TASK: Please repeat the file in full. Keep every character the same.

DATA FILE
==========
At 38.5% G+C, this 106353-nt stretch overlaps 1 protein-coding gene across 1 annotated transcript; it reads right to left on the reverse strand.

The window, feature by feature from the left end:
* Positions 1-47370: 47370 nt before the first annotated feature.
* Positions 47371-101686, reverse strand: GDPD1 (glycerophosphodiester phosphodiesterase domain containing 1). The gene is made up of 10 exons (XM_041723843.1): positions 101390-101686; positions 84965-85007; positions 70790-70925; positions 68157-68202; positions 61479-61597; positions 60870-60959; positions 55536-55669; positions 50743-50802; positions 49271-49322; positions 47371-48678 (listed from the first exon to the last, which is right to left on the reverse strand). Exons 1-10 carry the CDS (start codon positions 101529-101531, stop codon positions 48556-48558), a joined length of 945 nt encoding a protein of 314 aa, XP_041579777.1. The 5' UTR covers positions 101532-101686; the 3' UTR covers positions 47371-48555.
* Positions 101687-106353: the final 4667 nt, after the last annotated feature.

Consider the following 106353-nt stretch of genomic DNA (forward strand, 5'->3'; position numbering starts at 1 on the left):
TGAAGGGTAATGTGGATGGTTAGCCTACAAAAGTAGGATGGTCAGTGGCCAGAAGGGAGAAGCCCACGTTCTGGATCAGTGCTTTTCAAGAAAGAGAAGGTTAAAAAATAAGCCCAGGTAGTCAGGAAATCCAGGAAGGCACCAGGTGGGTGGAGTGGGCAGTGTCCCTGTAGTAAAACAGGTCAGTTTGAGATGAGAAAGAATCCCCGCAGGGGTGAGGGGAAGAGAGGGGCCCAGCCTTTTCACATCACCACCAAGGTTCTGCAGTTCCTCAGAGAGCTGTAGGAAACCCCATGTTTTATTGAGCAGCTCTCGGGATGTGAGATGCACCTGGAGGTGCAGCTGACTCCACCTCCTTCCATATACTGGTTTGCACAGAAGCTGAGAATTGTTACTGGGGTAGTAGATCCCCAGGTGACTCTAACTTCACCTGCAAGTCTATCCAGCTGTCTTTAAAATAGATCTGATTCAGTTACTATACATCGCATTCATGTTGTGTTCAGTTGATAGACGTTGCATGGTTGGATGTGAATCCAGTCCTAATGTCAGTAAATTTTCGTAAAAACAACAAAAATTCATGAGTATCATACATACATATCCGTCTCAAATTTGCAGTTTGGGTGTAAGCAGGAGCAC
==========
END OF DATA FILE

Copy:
At 38.5% G+C, this 106353-nt stretch overlaps 1 protein-coding gene across 1 annotated transcript; it reads right to left on the reverse strand.

The window, feature by feature from the left end:
* Positions 1-47370: 47370 nt before the first annotated feature.
* Positions 47371-101686, reverse strand: GDPD1 (glycerophosphodiester phosphodiesterase domain containing 1). The gene is made up of 10 exons (XM_041723843.1): positions 101390-101686; positions 84965-85007; positions 70790-70925; positions 68157-68202; positions 61479-61597; positions 60870-60959; positions 55536-55669; positions 50743-50802; positions 49271-49322; positions 47371-48678 (listed from the first exon to the last, which is right to left on the reverse strand). Exons 1-10 carry the CDS (start codon positions 101529-101531, stop codon positions 48556-48558), a joined length of 945 nt encoding a protein of 314 aa, XP_041579777.1. The 5' UTR covers positions 101532-101686; the 3' UTR covers positions 47371-48555.
* Positions 101687-106353: the final 4667 nt, after the last annotated feature.

Consider the following 106353-nt stretch of genomic DNA (forward strand, 5'->3'; position numbering starts at 1 on the left):
TGAAGGGTAATGTGGATGGTTAGCCTACAAAAGTAGGATGGTCAGTGGCCAGAAGGGAGAAGCCCACGTTCTGGATCAGTGCTTTTCAAGAAAGAGAAGGTTAAAAAATAAGCCCAGGTAGTCAGGAAATCCAGGAAGGCACCAGGTGGGTGGAGTGGGCAGTGTCCCTGTAGTAAAACAGGTCAGTTTGAGATGAGAAAGAATCCCCGCAGGGGTGAGGGGAAGAGAGGGGCCCAGCCTTTTCACATCACCACCAAGGTTCTGCAGTTCCTCAGAGAGCTGTAGGAAACCCCATGTTTTATTGAGCAGCTCTCGGGATGTGAGATGCACCTGGAGGTGCAGCTGACTCCACCTCCTTCCATATACTGGTTTGCACAGAAGCTGAGAATTGTTACTGGGGTAGTAGATCCCCAGGTGACTCTAACTTCACCTGCAAGTCTATCCAGCTGTCTTTAAAATAGATCTGATTCAGTTACTATACATCGCATTCATGTTGTGTTCAGTTGATAGACGTTGCATGGTTGGATGTGAATCCAGTCCTAATGTCAGTAAATTTTCGTAAAAACAACAAAAATTCATGAGTATCATACATACATATCCGTCTCAAATTTGCAGTTTGGGTGTAAGCAGGAGCAC